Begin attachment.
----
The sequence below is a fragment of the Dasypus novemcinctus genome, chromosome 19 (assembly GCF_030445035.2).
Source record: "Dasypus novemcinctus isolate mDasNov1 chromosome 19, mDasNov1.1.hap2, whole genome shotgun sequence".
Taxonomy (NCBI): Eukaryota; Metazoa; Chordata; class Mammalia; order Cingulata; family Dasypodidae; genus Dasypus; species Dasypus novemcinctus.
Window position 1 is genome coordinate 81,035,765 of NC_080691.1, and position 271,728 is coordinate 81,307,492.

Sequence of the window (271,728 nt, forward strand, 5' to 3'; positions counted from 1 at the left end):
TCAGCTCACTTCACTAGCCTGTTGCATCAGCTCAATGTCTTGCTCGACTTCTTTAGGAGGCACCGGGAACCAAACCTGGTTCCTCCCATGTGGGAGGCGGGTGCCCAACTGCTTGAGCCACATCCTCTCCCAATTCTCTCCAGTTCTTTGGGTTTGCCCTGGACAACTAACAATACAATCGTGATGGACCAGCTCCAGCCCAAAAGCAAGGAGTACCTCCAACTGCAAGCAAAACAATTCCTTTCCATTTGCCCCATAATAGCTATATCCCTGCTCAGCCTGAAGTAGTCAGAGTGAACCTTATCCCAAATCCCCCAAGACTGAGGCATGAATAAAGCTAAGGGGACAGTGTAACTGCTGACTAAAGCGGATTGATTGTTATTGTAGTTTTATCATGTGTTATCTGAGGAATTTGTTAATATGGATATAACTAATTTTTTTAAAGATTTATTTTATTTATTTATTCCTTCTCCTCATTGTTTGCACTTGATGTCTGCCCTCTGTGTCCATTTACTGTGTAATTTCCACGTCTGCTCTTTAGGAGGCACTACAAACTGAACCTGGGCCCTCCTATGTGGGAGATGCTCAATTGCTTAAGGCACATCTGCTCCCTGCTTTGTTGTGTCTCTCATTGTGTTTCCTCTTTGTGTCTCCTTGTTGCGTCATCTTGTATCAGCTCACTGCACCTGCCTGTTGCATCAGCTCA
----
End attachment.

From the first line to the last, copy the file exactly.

The sequence below is a fragment of the Dasypus novemcinctus genome, chromosome 19 (assembly GCF_030445035.2).
Source record: "Dasypus novemcinctus isolate mDasNov1 chromosome 19, mDasNov1.1.hap2, whole genome shotgun sequence".
Taxonomy (NCBI): Eukaryota; Metazoa; Chordata; class Mammalia; order Cingulata; family Dasypodidae; genus Dasypus; species Dasypus novemcinctus.
Window position 1 is genome coordinate 81,035,765 of NC_080691.1, and position 271,728 is coordinate 81,307,492.

Sequence of the window (271,728 nt, forward strand, 5' to 3'; positions counted from 1 at the left end):
TCAGCTCACTTCACTAGCCTGTTGCATCAGCTCAATGTCTTGCTCGACTTCTTTAGGAGGCACCGGGAACCAAACCTGGTTCCTCCCATGTGGGAGGCGGGTGCCCAACTGCTTGAGCCACATCCTCTCCCAATTCTCTCCAGTTCTTTGGGTTTGCCCTGGACAACTAACAATACAATCGTGATGGACCAGCTCCAGCCCAAAAGCAAGGAGTACCTCCAACTGCAAGCAAAACAATTCCTTTCCATTTGCCCCATAATAGCTATATCCCTGCTCAGCCTGAAGTAGTCAGAGTGAACCTTATCCCAAATCCCCCAAGACTGAGGCATGAATAAAGCTAAGGGGACAGTGTAACTGCTGACTAAAGCGGATTGATTGTTATTGTAGTTTTATCATGTGTTATCTGAGGAATTTGTTAATATGGATATAACTAATTTTTTTAAAGATTTATTTTATTTATTTATTCCTTCTCCTCATTGTTTGCACTTGATGTCTGCCCTCTGTGTCCATTTACTGTGTAATTTCCACGTCTGCTCTTTAGGAGGCACTACAAACTGAACCTGGGCCCTCCTATGTGGGAGATGCTCAATTGCTTAAGGCACATCTGCTCCCTGCTTTGTTGTGTCTCTCATTGTGTTTCCTCTTTGTGTCTCCTTGTTGCGTCATCTTGTATCAGCTCACTGCACCTGCCTGTTGCATCAGCTCA